The worst moment of her day was the best moment of her life.
Spunky lay on her back Wednesday afternoon, belly shaved, front legs stretched over her head, out cold. The young tan-and-black tabby was about to cross the line separating problem from solution. An operation that took veterinarian Jennifer Graf six minutes made sure that Spunky -- part of a brood owned by an older woman -- will never be a mother.
The small victory is repeated dozens of times a day, thousands of times a year, in the Operation PETS clinic on a strip-mall stretch of South Park Avenue in Lackawanna. The more animals that get "fixed," the fewer cats and dogs will die at the end of a needle.
My visit was prompted by the problems at the SPCA of Niagara. A handful of former staffers or workers say animals there are mistreated and accused Executive Director John Faso of neglect. They contend that hundreds of dogs and cats were euthanized in recent months, many unnecessarily. As the owner of three cats, who knows the easy companionship they bring to a home, I found the story especially disturbing.
Barbara Carr of the SPCA Serving Erie County is heading an investigation. Although some have questioned Carr's independence, my sense -- having known her for years -- is that she will overturn the rocks in a report expected to be released today.
I don't know what the problems are at the SPCA of Niagara. But I know this: The larger answer isn't just better animal shelters. It's pet owners finding their Inner Adult, landing on Planet Responsibility and getting their animals spayed or neutered.
Animal rescue groups, SPCA satellites in malls, foster programs and mandatory sterilizations of shelter-adopted animals save lives. But nothing can do as much as pet owners getting their animals "fixed."
Graf -- 39, wearing blue scrubs, standing barely 5 feet tall -- is a one-woman sterilization army. Since Operation PETS opened at 3443 South Park Ave. four summers ago, she has "fixed" about 13,000 animals. Most of the owners were lower-income folks, who can get Mittens or Rover "done" for as little as $10 (www.operationpets.org).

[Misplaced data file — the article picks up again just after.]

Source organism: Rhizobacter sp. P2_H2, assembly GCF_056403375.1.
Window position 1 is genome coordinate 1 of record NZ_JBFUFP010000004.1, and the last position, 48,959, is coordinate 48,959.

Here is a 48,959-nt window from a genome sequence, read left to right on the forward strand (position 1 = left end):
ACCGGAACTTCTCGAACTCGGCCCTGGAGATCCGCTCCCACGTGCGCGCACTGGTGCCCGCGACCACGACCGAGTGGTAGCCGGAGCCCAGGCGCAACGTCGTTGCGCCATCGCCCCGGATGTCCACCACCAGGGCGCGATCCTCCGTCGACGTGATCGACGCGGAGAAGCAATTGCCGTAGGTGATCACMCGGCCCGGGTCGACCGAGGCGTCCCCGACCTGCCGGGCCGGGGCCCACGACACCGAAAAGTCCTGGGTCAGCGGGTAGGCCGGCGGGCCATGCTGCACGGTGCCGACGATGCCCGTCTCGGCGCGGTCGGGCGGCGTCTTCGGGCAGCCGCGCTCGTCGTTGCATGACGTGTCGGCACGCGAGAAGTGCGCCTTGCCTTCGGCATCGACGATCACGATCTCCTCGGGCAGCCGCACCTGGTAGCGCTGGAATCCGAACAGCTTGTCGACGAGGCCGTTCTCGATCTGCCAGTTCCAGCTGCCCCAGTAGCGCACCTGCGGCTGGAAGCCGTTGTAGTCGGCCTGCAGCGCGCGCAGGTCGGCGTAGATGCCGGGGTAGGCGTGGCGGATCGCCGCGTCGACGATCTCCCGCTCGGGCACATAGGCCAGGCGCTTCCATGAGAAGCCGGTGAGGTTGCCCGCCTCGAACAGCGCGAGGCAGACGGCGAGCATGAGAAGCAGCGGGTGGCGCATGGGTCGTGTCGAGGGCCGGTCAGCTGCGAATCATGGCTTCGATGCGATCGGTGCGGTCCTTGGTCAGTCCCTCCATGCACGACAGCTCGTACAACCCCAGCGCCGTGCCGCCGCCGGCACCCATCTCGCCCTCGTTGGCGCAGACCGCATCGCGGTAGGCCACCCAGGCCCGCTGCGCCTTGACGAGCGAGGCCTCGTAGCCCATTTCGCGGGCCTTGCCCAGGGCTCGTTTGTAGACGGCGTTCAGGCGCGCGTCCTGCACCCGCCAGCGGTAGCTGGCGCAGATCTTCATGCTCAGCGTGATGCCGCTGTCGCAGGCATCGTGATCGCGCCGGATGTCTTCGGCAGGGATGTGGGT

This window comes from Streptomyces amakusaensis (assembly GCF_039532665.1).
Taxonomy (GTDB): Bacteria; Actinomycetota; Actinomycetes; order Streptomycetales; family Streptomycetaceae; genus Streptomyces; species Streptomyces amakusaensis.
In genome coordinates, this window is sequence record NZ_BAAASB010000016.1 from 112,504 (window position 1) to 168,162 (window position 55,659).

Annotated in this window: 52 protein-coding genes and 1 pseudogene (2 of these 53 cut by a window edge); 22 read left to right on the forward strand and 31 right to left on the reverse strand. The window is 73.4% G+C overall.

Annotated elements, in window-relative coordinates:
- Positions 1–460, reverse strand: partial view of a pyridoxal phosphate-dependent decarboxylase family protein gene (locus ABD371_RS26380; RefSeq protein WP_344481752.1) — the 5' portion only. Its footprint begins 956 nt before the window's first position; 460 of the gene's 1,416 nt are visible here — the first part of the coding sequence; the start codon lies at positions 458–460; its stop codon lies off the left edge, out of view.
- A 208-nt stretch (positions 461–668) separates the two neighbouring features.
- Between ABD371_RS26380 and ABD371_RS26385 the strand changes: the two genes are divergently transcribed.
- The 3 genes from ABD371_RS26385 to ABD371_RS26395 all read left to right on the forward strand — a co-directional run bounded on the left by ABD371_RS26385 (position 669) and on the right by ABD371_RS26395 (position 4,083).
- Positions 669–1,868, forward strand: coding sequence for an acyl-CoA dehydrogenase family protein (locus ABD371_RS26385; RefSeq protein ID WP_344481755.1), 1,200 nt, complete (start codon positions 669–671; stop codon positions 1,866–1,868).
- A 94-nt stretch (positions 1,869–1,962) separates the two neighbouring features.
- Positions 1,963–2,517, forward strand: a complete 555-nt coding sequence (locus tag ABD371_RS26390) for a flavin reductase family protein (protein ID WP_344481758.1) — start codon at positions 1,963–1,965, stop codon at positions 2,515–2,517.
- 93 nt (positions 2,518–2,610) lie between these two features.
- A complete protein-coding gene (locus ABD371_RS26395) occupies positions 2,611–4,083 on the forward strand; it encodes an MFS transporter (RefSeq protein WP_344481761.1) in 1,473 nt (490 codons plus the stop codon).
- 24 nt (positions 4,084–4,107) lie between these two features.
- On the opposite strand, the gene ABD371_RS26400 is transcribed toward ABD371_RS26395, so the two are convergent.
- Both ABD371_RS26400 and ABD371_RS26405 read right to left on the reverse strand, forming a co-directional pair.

"There wouldn't be an overkill problem at shelters if people got their pets sterilized," said Graf, who is not familiar with the SPCA of Niagara. "There are only so many animals you can place [in homes]. Shelters get overburdened."
Meowing cats provide a soundtrack from dozens of cages in three small rooms. By Wednesday's end, 36 cats -- 24 of them females -- were sterilized, along with two pit bull terriers. With three vets and a handful of techs, the place is a sterilization assembly line.
The nonprofit clinic, backed by the Maddie's Fund foundation, sterilized 7,498 animals last year. Most of them were adoptable cats. Others were feral cats trapped by cat-lovers, brought in, then returned to the neighborhood. If nothing else, they were spared the ordeal of giving birth to doomed kittens under a porch or behind a wood pile.
Tracy Parker stopped in Wednesday with Dusty, a tan-and-white Pekingese/Chihuahua mix, to make an appointment. Last summer, she had her black cat, Casper, "fixed" at the shelter.
"There are too many unwanted animals, I don't want to contribute to that," said Parker, 28, who recently lost her job at a garden center. "This is the only place I could afford to get this done."
There are more cats than homes, partly because lower-income owners can't pay the going rate -- upward of $65 -- to get pets "fixed." At this clinic, they do not have to.
"We cater to people who otherwise couldn't afford to get this done," Graf said.
At $10 a pop, everyone can be part of the solution.